I've mentioned maximum entropy distributions and constraints in a couple of places before, but I think it's been mostly in comments. There's a handy table on Wikipedia that gives the maximum entropy ("least informative") distributions given various constraints:

It's a bit long, so that isn't the whole table. The basic idea is that if you know something about your system, such as its mean and variance, you can look up the maximum entropy distribution that corresponds to that knowledge (a normal distribution). If you know the expected lifetime of something, the maximum entropy distribution is an exponential distribution with a parameter that is (one over) that expected lifetime. The Pareto distribution is the maximum entropy distribution where you can measure an average value of

*log x*. This is useful for systems that cover several orders of magnitude, like incomes. That incomes seem to be drawn from Pareto distributions (at least out in the tails) should immediately make you think that the process that produces them doesn't depend too critically on the microfoundations. If someone from the top 1% of income or wealth says their income or wealth depends on their hard work, you can respond:*Then why is the distribution of incomes in the top 1% seem like it is Pareto distributed?*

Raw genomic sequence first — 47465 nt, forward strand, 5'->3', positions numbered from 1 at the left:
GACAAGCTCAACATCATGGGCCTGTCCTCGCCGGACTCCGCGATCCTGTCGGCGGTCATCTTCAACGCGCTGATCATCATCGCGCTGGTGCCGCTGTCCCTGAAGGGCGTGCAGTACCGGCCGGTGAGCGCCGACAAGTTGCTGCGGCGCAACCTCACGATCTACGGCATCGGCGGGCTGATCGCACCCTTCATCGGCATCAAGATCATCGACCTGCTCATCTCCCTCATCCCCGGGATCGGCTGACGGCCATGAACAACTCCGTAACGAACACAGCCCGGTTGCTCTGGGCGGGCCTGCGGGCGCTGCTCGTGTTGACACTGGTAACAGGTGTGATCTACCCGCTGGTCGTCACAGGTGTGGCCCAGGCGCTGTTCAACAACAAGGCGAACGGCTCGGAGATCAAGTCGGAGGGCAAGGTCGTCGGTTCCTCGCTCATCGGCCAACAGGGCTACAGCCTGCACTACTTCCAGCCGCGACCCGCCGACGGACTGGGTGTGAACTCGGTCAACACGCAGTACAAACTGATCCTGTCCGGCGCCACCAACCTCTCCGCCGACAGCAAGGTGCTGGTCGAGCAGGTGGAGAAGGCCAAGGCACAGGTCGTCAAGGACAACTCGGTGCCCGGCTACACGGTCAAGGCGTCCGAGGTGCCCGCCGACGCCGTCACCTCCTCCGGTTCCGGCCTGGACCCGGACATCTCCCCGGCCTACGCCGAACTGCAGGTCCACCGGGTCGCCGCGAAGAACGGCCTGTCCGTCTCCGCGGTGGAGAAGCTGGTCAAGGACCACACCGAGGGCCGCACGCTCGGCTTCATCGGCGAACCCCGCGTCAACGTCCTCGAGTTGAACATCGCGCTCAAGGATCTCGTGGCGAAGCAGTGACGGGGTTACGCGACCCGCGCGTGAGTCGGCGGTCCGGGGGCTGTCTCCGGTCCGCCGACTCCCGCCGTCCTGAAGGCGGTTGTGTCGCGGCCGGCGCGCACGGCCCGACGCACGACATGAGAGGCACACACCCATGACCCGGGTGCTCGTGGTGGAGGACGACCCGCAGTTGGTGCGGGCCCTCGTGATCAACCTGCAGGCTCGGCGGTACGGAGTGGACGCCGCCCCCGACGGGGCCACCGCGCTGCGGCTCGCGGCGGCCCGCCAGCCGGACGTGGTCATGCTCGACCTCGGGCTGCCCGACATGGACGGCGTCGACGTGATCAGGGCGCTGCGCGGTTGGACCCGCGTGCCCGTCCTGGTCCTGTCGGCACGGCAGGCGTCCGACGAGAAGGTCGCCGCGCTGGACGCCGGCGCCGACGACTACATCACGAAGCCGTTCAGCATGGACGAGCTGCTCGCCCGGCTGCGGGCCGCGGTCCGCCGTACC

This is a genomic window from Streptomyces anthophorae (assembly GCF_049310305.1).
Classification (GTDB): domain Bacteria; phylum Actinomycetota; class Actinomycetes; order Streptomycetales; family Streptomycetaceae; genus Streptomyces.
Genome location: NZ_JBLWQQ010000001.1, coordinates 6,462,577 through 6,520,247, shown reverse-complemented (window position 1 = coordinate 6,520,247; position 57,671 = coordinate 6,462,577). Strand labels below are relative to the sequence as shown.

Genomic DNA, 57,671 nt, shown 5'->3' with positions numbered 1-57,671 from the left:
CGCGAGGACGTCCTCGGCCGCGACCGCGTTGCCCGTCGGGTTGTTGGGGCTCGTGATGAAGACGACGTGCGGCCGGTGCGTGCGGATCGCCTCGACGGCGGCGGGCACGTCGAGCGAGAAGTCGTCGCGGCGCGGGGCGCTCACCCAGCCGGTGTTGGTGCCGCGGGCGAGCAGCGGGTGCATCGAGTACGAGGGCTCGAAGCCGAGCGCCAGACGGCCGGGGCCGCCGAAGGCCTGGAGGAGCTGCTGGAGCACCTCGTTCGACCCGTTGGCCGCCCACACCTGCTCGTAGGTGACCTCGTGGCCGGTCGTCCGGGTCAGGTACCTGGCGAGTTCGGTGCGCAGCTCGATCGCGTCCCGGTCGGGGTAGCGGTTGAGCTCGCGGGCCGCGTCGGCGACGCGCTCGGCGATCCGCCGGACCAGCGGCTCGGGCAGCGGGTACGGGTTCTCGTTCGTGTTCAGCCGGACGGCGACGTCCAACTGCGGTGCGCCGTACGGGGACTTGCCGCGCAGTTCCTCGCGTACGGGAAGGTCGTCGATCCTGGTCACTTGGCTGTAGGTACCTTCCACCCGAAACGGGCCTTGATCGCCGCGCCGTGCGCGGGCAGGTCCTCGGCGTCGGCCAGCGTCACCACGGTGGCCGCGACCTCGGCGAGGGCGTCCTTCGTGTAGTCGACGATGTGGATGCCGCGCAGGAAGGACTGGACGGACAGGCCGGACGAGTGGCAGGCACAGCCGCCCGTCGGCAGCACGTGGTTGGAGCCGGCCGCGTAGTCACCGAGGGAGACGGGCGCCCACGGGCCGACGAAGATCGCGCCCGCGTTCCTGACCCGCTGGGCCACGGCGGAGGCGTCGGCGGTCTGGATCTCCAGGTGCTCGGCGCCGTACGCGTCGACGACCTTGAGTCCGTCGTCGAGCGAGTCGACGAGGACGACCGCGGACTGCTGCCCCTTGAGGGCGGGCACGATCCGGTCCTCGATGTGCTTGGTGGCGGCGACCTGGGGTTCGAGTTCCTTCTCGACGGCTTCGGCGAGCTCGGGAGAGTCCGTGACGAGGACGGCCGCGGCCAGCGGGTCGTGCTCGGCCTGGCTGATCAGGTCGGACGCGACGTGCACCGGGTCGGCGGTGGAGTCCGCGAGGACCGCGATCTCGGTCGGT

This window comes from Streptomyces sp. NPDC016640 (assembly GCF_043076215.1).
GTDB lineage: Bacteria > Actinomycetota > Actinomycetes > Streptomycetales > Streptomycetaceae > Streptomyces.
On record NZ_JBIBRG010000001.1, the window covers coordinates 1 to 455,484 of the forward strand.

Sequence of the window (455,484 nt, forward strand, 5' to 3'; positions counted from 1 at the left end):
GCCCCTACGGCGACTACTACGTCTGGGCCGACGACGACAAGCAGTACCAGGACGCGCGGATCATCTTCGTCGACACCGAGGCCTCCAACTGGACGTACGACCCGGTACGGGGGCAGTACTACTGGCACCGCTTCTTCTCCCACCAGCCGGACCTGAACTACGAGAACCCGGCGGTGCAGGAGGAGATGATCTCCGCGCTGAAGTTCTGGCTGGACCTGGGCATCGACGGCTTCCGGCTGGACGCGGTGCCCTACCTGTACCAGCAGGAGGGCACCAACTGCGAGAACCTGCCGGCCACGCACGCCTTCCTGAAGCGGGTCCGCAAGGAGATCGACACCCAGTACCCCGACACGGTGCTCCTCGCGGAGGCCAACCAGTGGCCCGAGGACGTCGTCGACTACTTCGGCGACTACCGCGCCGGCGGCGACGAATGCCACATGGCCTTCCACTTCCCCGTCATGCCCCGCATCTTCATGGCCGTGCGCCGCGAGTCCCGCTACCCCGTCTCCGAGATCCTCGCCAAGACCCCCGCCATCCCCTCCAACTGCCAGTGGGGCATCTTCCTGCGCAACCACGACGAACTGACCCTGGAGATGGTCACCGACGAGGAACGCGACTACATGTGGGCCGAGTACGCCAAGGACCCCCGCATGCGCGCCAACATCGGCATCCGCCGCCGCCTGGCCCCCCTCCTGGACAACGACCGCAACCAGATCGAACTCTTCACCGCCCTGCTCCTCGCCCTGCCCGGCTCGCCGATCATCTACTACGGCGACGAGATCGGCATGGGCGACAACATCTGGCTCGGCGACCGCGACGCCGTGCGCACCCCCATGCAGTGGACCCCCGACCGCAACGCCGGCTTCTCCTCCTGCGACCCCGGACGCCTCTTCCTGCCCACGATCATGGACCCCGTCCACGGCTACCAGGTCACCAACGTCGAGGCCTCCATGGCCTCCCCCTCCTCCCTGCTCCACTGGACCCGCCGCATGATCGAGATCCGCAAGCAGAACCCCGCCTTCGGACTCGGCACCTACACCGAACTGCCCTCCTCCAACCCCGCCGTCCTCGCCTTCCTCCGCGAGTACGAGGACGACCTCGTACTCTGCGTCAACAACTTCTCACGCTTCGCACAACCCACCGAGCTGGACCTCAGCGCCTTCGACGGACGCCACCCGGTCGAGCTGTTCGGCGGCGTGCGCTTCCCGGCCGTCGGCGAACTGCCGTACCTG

One quibble with this chart is that the uniform distribution is the maximum entropy distribution given a constraint that the random variable has a maximum and minimum value (continuous) or covers a finite number of states (discrete). The former is useful for e.g. budget constraints in economics -- you can spend up to

*X*dollars means a probability density of*1/X --*a minimum of 0 and a maximum of*X*.
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Also, try to avoid the use of dollar signs as they interfere with my setup of mathjax. I left it set up that way because I think this is funny for an economics blog. You can use € or £ instead.